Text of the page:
Stitching with Double Thread
Using double thread means that rather
than one strand creating the stitch, there are two, handled as one. This
technique may be used for several reasons; sometimes it's just plain
faster if there is a large area to be covered in one color, especially
on a larger mari. However, it more often it is called for to create
specific pattern effects or emphasis.
Either way, for it to be truly
effective both threads need to be kept from crossing and twisting as you
lay them down and stitch. In general, handling multiple strands properly
is called "stripping and laying" - but when it refers to using 2
strands, the nickname has become "railroading" (for obvious reasons).
Often the needle or a laying tool is used to straighten and align the
multiple threads as they are laid down and stitched into place, but
railroading is a wonderful method to use for 2-strand work that makes it
The actual "double thread" itself
can be prepared in different ways. Ideally, two lengths of thread are
cut, laid next to each other, and handled as one thread, inserting both
into the eye of the needle when threading it. Alternatively, one longer
length may be cut, the single end threaded into the needle, and then the
thread is "doubled" - folded in half so the two ends are together, and
the "loop" that is formed in the middle of the thread when folded in
half is in the eye of the needle. Choose the one that works best for you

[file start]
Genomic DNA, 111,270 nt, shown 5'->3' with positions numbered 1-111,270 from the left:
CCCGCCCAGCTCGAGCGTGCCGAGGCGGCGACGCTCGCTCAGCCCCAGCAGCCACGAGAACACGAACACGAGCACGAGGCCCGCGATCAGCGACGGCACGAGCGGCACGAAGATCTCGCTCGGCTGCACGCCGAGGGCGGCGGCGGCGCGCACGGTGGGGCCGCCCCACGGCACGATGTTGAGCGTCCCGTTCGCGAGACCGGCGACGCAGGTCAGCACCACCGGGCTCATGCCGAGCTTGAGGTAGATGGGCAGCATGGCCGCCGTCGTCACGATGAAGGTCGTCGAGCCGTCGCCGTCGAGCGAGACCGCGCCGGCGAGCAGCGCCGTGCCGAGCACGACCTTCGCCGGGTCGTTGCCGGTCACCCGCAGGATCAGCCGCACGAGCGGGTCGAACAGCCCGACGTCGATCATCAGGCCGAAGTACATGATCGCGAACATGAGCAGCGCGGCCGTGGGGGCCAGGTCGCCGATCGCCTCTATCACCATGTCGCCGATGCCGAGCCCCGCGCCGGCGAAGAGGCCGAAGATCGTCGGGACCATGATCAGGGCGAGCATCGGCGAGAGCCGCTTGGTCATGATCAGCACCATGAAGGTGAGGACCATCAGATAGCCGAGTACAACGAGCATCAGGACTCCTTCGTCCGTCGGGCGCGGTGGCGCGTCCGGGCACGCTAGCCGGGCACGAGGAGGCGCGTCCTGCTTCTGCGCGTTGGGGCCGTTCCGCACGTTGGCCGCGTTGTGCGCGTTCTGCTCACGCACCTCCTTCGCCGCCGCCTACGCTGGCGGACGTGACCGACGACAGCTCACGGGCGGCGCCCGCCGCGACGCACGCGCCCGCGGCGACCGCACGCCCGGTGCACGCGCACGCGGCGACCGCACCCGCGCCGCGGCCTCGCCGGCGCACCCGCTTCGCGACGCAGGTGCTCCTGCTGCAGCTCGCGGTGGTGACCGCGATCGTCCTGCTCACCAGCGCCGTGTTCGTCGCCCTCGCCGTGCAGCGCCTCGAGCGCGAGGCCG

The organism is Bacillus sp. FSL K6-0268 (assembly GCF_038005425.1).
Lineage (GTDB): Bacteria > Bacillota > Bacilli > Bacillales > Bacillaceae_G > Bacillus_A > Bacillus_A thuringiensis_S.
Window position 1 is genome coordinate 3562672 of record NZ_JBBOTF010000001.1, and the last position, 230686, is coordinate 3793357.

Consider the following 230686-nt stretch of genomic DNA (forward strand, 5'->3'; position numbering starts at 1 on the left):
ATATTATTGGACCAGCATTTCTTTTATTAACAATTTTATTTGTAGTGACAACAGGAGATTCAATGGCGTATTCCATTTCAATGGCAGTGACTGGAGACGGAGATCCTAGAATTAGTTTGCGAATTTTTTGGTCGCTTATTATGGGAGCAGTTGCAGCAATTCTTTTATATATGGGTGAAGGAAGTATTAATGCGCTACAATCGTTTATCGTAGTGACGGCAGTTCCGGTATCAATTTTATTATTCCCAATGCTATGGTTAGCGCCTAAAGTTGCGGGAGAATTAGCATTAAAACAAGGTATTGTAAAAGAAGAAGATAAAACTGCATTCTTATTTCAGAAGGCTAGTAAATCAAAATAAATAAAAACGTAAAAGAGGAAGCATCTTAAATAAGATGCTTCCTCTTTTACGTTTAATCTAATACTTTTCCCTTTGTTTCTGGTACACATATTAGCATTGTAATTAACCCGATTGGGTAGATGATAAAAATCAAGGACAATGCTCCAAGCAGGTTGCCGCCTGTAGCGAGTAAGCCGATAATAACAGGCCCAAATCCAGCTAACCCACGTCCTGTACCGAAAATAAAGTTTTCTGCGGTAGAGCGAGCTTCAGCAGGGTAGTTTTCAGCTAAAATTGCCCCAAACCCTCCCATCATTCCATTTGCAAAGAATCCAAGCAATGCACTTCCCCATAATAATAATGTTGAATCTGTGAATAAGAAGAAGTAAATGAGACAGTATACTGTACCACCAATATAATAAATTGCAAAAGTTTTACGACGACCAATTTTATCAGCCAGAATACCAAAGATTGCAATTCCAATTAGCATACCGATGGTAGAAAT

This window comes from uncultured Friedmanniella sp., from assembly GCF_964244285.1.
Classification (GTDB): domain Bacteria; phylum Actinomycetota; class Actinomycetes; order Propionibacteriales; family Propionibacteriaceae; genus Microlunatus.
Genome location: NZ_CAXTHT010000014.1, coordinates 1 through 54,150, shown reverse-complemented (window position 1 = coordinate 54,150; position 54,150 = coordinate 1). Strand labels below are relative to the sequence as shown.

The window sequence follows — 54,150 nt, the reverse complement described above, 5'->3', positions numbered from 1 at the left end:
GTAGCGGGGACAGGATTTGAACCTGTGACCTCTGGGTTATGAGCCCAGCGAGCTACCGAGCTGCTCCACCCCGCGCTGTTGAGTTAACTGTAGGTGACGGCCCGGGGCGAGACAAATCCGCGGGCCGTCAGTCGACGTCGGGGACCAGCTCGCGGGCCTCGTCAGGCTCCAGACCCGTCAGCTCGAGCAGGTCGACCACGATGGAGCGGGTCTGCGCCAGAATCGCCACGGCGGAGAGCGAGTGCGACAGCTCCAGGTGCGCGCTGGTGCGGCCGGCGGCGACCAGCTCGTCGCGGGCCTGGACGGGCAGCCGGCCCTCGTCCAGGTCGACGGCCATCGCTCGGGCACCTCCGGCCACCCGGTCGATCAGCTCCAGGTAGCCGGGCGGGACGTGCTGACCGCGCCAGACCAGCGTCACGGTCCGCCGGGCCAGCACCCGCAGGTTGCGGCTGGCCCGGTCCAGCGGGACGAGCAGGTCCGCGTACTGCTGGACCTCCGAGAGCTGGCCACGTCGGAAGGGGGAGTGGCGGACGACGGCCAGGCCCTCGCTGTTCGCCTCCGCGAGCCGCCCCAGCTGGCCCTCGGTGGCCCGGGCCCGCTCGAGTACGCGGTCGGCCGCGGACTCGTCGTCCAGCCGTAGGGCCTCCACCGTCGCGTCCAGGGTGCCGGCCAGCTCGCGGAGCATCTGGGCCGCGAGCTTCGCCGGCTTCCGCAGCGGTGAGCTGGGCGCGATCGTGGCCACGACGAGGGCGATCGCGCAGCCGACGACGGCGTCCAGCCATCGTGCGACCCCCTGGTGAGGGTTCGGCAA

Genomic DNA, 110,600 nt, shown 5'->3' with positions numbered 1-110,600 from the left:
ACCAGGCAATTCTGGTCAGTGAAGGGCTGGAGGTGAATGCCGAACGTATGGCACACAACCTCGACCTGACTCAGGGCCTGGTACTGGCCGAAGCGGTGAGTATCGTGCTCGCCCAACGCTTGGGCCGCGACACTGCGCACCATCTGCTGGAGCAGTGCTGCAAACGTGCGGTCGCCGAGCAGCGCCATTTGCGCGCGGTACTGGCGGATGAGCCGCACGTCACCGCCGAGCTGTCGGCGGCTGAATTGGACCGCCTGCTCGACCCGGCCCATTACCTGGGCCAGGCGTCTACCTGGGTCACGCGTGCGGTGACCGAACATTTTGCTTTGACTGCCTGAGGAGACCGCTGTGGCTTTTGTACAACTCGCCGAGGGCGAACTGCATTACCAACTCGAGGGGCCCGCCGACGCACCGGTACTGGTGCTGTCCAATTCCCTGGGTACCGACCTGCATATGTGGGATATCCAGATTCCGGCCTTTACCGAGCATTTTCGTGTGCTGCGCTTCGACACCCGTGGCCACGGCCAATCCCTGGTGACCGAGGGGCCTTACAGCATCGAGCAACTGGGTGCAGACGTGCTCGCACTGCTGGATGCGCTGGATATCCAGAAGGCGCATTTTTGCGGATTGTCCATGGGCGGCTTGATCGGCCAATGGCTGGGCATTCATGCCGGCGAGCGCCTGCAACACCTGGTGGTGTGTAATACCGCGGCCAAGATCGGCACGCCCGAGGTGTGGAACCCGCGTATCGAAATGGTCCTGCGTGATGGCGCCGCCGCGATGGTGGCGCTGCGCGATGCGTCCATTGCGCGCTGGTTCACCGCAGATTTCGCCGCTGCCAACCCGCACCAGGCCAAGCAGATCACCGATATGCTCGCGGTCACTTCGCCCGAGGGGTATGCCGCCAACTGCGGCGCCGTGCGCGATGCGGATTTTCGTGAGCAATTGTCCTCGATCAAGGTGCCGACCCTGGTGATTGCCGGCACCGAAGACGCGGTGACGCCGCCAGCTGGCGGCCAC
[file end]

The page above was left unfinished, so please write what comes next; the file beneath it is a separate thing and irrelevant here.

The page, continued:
(I prefer the first, since it's much easier to start, and correct,
stitching while in progress).
When taking a stitch, let the
threads lay across where you intend to take the stitch and hold them
with your thumb; then ease the point of the needle between the two
threads and into the spot where the stitch is to be. As you pull the
threads through, they will flip evenly without twists. Another version
of this tip is to lay the threads, take the stitch and bring your needle
up through the two threads as shown below:
Lay threads in place to stitch; here it is left to right.
Needle is inserted right to left for stitch.
|Pull the needle
& thread through. Needle & working threads are between
the double strand.
Finish and snug up the stitch; threads should lie flat and
smooth. Adjust if needed.
Completed stitches, with all threads laying parallel, no
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